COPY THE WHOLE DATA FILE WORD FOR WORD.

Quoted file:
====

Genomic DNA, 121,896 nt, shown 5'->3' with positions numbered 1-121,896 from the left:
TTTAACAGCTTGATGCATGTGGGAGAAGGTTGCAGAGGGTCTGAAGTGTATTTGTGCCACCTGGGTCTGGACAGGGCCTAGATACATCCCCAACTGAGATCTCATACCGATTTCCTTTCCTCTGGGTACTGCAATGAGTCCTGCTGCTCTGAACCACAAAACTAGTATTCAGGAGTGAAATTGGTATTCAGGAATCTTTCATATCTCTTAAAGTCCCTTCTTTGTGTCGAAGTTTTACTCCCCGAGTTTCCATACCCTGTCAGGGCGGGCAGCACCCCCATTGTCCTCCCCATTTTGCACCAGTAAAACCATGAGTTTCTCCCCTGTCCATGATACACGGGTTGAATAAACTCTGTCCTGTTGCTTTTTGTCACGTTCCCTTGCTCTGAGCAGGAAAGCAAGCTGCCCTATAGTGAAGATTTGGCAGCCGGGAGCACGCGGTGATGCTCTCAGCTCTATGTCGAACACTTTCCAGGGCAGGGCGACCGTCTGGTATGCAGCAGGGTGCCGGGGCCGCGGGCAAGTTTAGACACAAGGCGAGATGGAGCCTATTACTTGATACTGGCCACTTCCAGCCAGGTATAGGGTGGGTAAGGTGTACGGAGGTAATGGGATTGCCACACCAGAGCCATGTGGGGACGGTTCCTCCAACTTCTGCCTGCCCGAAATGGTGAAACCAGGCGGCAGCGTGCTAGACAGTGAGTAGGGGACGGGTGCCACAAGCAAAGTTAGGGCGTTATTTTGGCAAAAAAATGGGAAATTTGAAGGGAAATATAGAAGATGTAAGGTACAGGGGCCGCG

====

Genomic DNA, 121,896 nt, shown 5'->3' with positions numbered 1-121,896 from the left:
TTTAACAGCTTGATGCATGTGGGAGAAGGTTGCAGAGGGTCTGAAGTGTATTTGTGCCACCTGGGTCTGGACAGGGCCTAGATACATCCCCAACTGAGATCTCATACCGATTTCCTTTCCTCTGGGTACTGCAATGAGTCCTGCTGCTCTGAACCACAAAACTAGTATTCAGGAGTGAAATTGGTATTCAGGAATCTTTCATATCTCTTAAAGTCCCTTCTTTGTGTCGAAGTTTTACTCCCCGAGTTTCCATACCCTGTCAGGGCGGGCAGCACCCCCATTGTCCTCCCCATTTTGCACCAGTAAAACCATGAGTTTCTCCCCTGTCCATGATACACGGGTTGAATAAACTCTGTCCTGTTGCTTTTTGTCACGTTCCCTTGCTCTGAGCAGGAAAGCAAGCTGCCCTATAGTGAAGATTTGGCAGCCGGGAGCACGCGGTGATGCTCTCAGCTCTATGTCGAACACTTTCCAGGGCAGGGCGACCGTCTGGTATGCAGCAGGGTGCCGGGGCCGCGGGCAAGTTTAGACACAAGGCGAGATGGAGCCTATTACTTGATACTGGCCACTTCCAGCCAGGTATAGGGTGGGTAAGGTGTACGGAGGTAATGGGATTGCCACACCAGAGCCATGTGGGGACGGTTCCTCCAACTTCTGCCTGCCCGAAATGGTGAAACCAGGCGGCAGCGTGCTAGACAGTGAGTAGGGGACGGGTGCCACAAGCAAAGTTAGGGCGTTATTTTGGCAAAAAAATGGGAAATTTGAAGGGAAATATAGAAGATGTAAGGTACAGGGGCCGCG